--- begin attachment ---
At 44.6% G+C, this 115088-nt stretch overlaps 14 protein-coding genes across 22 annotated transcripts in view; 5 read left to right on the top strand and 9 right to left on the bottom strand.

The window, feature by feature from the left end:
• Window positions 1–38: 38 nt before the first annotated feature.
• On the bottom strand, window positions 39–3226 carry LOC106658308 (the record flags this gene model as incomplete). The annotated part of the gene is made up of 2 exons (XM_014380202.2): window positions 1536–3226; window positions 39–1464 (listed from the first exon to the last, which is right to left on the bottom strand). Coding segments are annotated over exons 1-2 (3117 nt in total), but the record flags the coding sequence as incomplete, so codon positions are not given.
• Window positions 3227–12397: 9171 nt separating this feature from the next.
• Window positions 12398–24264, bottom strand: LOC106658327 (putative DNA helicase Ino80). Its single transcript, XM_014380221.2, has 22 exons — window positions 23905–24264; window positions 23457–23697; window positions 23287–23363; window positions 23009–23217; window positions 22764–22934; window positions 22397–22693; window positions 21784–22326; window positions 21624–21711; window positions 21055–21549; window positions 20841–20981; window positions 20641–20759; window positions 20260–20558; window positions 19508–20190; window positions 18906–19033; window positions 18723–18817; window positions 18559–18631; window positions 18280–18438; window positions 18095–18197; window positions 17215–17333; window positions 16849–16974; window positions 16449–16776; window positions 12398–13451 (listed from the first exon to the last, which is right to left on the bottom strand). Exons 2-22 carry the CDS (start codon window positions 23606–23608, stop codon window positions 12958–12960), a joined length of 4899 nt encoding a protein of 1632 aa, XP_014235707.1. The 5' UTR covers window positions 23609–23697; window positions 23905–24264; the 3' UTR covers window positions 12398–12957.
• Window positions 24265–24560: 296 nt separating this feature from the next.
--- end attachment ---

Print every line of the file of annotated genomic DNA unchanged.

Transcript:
At 44.6% G+C, this 115088-nt stretch overlaps 14 protein-coding genes across 22 annotated transcripts in view; 5 read left to right on the top strand and 9 right to left on the bottom strand.

The window, feature by feature from the left end:
• Window positions 1–38: 38 nt before the first annotated feature.
• On the bottom strand, window positions 39–3226 carry LOC106658308 (the record flags this gene model as incomplete). The annotated part of the gene is made up of 2 exons (XM_014380202.2): window positions 1536–3226; window positions 39–1464 (listed from the first exon to the last, which is right to left on the bottom strand). Coding segments are annotated over exons 1-2 (3117 nt in total), but the record flags the coding sequence as incomplete, so codon positions are not given.
• Window positions 3227–12397: 9171 nt separating this feature from the next.
• Window positions 12398–24264, bottom strand: LOC106658327 (putative DNA helicase Ino80). Its single transcript, XM_014380221.2, has 22 exons — window positions 23905–24264; window positions 23457–23697; window positions 23287–23363; window positions 23009–23217; window positions 22764–22934; window positions 22397–22693; window positions 21784–22326; window positions 21624–21711; window positions 21055–21549; window positions 20841–20981; window positions 20641–20759; window positions 20260–20558; window positions 19508–20190; window positions 18906–19033; window positions 18723–18817; window positions 18559–18631; window positions 18280–18438; window positions 18095–18197; window positions 17215–17333; window positions 16849–16974; window positions 16449–16776; window positions 12398–13451 (listed from the first exon to the last, which is right to left on the bottom strand). Exons 2-22 carry the CDS (start codon window positions 23606–23608, stop codon window positions 12958–12960), a joined length of 4899 nt encoding a protein of 1632 aa, XP_014235707.1. The 5' UTR covers window positions 23609–23697; window positions 23905–24264; the 3' UTR covers window positions 12398–12957.
• Window positions 24265–24560: 296 nt separating this feature from the next.